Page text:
Ahura Mazda

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  • noun

Synonyms for Ahura Mazda

chief deity of Zoroastrianism


References in periodicals archive ?
Carnoy (91) independently proposed elaborate identifications of Babylonian and Indo-Iranian deities, often involving secondary developments like the seven Adityas of the Veda and the six Amasa Spantas (plus Ahura Mazdah) of the Younger Avesta in an attempt to link them to Babylonian symbolism regarding the number seven.
He argued that Yasna 44 is a unique string of questions that Zarathustra put to his god, Ahura Mazdah. They all begin: "This I ask Thee, tell me plainly, O Ahura." Zarathustra asks how he can succeed in spreading the doctrine.
This attempt by Simo Parpola to derive Ahura Mazdah from the Neo-Assyrian cult of Assur (ca.
(123) What both traditions have in common (and share with the Mitanni treaties) is the belief in some gods that are personified abstractions with a clearly defined function as guardians of an ethical principle: Varuna and Ahura Mazdah as guardians of Truth, Mitra/Miora as guardian of contracts or treaties.
Samas is called "wise" (136) and could well have been the inspiration for Vanina and Mitra of the Mitanni treaties, Varuna and Mitra of the Rgveda, and Ahura Mazdah and Miora of the Iranian tradition (both in the Avestan and the Persian form).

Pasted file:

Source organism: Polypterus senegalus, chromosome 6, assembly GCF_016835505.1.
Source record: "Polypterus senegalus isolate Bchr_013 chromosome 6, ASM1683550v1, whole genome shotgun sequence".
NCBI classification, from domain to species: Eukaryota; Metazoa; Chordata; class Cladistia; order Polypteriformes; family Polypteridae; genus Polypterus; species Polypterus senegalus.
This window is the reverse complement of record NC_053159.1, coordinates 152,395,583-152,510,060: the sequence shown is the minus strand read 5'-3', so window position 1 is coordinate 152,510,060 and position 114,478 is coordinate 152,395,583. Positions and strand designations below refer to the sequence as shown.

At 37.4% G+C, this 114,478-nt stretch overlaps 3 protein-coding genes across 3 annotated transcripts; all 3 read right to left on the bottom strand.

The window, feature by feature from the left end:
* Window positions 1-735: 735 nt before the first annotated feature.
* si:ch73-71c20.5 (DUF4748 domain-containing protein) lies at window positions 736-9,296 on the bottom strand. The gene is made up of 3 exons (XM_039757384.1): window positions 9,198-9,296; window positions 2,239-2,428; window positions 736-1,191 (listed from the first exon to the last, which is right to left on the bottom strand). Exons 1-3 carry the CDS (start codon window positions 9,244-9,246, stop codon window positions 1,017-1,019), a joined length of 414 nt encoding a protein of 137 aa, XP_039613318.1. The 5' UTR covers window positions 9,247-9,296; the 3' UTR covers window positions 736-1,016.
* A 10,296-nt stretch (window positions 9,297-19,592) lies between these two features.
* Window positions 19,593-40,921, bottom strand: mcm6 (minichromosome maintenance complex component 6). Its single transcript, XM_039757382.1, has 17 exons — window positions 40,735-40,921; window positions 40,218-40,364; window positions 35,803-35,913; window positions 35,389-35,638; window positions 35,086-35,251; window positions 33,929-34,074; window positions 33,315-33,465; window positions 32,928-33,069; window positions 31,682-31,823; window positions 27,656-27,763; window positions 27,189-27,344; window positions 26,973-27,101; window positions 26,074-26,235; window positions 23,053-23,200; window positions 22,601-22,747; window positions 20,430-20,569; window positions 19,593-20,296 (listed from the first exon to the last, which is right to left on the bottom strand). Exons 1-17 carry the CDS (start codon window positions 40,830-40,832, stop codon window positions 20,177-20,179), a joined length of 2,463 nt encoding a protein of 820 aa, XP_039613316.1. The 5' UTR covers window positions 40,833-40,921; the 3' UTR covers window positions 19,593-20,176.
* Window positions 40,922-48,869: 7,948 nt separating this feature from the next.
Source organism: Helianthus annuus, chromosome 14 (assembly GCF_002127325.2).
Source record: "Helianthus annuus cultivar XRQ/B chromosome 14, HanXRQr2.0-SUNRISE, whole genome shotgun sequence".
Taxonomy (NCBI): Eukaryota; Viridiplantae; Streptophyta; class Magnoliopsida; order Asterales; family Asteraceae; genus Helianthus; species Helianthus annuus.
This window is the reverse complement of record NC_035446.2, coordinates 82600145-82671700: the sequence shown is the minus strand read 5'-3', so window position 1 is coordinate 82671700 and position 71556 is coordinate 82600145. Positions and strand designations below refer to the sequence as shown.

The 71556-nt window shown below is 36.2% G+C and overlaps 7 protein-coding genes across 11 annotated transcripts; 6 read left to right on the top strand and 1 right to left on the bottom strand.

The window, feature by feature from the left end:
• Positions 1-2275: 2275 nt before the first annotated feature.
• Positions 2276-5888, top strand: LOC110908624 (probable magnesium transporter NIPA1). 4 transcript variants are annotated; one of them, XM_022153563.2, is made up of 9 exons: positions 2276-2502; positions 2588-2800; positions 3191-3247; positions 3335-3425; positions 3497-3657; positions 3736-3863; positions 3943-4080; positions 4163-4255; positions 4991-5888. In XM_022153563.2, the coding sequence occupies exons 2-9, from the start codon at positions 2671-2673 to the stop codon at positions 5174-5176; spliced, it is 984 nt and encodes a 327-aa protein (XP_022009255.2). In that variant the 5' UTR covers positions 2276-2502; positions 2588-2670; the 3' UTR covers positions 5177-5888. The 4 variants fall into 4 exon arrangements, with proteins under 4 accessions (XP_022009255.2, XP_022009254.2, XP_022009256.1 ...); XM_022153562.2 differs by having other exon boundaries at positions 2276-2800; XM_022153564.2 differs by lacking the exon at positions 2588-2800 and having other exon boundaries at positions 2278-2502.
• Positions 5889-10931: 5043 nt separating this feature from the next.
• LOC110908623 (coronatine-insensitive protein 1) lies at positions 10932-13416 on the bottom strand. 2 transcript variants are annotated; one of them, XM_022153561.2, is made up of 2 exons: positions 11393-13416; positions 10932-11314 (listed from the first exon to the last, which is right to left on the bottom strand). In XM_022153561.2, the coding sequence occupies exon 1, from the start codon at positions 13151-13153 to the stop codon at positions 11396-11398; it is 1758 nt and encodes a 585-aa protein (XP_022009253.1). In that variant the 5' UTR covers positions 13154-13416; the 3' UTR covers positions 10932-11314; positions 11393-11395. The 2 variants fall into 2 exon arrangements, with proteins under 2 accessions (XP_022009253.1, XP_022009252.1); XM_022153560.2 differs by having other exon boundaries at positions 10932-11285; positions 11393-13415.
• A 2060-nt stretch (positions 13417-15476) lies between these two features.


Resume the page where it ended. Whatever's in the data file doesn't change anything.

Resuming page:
He has his own light as a forerunner of "the sun, the splendid eye of Ahura Mazdah." (144) One might thus translate with an added comma: "...
They did not copy the name, and the process remains unclear by which the Indo-Iranians ultimately worshipped with Varuna, Mitra, and Aryaman in the Indian tradition or Ahura Mazdah, Miora, and Airyaman in the Iranian tradition a triad of such deities representing abstract notions.
While in the Avesta Ahura Mazdah is the father of asa "truth" (Old Persian arta), as Samas is the father of Kittu "Truth," in India Varuna and Mitra, especially the former, are the guardians of rta "truth"; they strengthen it and are in turn strengthened by it.